In the race to represent Texas’s 23rd Congressional District, an area that stretches about 550 miles from San Antonio to El Paso, Republican incumbent Rep. Francisco “Quico" Canseco will face his opponent, Democratic state Rep. Pete P. Gallego, in a debate late this month -- in Spanish.

The event, slated for Sept. 25 at a San Antonio college and set to air Sept. 29 on Univision Spanish-language station KWEX-TV, is believed to be the nation's first-ever Spanish language Congressional debate, co-sponsor AARP announced Monday.

The debate points to the significant shifts and power struggles taking shape in the American electorate. Latino residents make up nearly 70 percent of the 23rd District's constituents, up from about 55 percent just a decade ago. Across the country, Latinos are not only the nation’s largest minority group, but they also make up the fastest growing segment of voters. As both political parties grapple to control as many Congressional seats as possible, party officials and candidates will have to decide whether to try and appeal to Latino voters, or limit their political power. In Texas’ 23rd, there is evidence of both.

Canseco and Gallego are both Mexican-Americans and experienced politicians competing with the full force and resources of their national parties behind them. In the September debate, the candidates will field questions from the moderator and a panel of three reporters -- including one for San Antonio’s major English-language daily newspaper -- on Medicare, Social Security and issues related to long-term individual financial security, all en Español.

In 2010, Census workers gathering data on Congressional District 23 found an area populated by 847,651 residents, of which just over 66 percent described themselves as Latino. About 53 percent reported speaking a language other than English at home and 33 percent said that they did not speak English well.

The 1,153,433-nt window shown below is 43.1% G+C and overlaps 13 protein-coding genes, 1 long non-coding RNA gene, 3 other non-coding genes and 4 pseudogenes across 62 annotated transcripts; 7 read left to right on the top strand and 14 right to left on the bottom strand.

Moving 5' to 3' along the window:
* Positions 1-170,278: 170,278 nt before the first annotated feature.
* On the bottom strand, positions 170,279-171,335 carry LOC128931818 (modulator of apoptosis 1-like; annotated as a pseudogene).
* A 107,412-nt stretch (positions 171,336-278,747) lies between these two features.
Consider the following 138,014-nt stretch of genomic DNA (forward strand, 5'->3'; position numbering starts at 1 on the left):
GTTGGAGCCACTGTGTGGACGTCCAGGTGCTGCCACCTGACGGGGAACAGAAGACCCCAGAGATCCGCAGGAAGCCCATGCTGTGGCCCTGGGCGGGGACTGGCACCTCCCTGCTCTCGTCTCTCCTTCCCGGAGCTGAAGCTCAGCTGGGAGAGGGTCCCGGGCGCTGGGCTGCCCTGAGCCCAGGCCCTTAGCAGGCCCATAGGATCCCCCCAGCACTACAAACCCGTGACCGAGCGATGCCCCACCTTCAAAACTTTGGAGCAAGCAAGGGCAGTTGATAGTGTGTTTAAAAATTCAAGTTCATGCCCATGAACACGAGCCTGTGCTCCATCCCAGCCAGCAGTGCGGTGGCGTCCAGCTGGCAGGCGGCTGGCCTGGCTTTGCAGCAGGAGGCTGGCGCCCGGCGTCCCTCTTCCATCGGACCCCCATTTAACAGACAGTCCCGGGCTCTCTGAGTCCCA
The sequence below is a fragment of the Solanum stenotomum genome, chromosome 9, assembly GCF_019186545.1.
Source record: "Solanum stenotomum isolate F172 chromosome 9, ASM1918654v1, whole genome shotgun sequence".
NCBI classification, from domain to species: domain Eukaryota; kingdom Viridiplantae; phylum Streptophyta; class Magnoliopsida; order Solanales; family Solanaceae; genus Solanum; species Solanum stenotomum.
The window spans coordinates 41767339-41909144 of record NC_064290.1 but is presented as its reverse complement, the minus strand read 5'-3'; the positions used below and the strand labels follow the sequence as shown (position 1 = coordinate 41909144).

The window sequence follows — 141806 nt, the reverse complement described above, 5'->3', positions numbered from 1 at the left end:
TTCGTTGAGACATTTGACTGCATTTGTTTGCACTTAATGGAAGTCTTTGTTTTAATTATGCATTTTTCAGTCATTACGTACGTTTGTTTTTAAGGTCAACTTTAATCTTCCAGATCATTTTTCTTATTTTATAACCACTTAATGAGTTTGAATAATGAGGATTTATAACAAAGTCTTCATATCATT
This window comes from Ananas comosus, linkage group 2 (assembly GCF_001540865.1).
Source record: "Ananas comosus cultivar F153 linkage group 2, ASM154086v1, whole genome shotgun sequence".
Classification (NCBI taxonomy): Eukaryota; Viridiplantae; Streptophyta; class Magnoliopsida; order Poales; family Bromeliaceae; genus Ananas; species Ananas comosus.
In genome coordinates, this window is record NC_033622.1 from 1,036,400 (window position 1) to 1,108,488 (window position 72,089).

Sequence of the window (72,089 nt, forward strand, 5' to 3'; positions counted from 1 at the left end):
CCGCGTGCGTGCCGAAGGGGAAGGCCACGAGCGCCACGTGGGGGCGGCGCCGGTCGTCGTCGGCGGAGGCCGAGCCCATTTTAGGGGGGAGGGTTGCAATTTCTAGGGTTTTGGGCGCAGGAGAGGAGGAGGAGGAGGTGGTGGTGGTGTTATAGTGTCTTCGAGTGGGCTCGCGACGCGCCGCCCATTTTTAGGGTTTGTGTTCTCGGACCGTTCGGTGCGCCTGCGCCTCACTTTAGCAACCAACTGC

A decade earlier, the district was home to 652,782 people, about 55 percent of whom were Latino, according to Census data. About 47 percent of residents reported speaking a language other than English at home and just over 9 percent described themselves as not fluent in English.

“At this point, it really seems only natural that you would have two Latino candidates coming out of this particular district,” said Bob Jackson, AARP’s state director in Texas. “And in Texas you have a lot of people who get their news in Spanish but work and operate in English all day long. That’s just the way it is down here. This debate reflects that.”

About 2.3 million AARP members live in Texas. Across the country, the nonpartisan senior citizen's advocacy group boasts about 37 million members, Jackson said. The national organization will cover the roughly $25,000 cost of the debate.

In the U.S., where Congressional seats and even voting districts are assigned and shaped by population growth and demographic trends, District 23 has become the subject of national attention and part of a series of court cases.

In the 10 years between 2000 to 2010, Texas added about 529,000 new people overall, with roughly 65 percent of them being Latino. All that new population growth helped Texas gain four new congressional seats in 2011 -- more than any other state.

That bonanza created a new round of competition in the state legislature over how to divide the spoils. In June a federal court found that Texas lawmakers conspired to distribute all of the state's political gains in ways that would likely elect more white Republicans or effectively give white voters control of special districts that were instead designed to better enable minorities to elect their candidate of choice.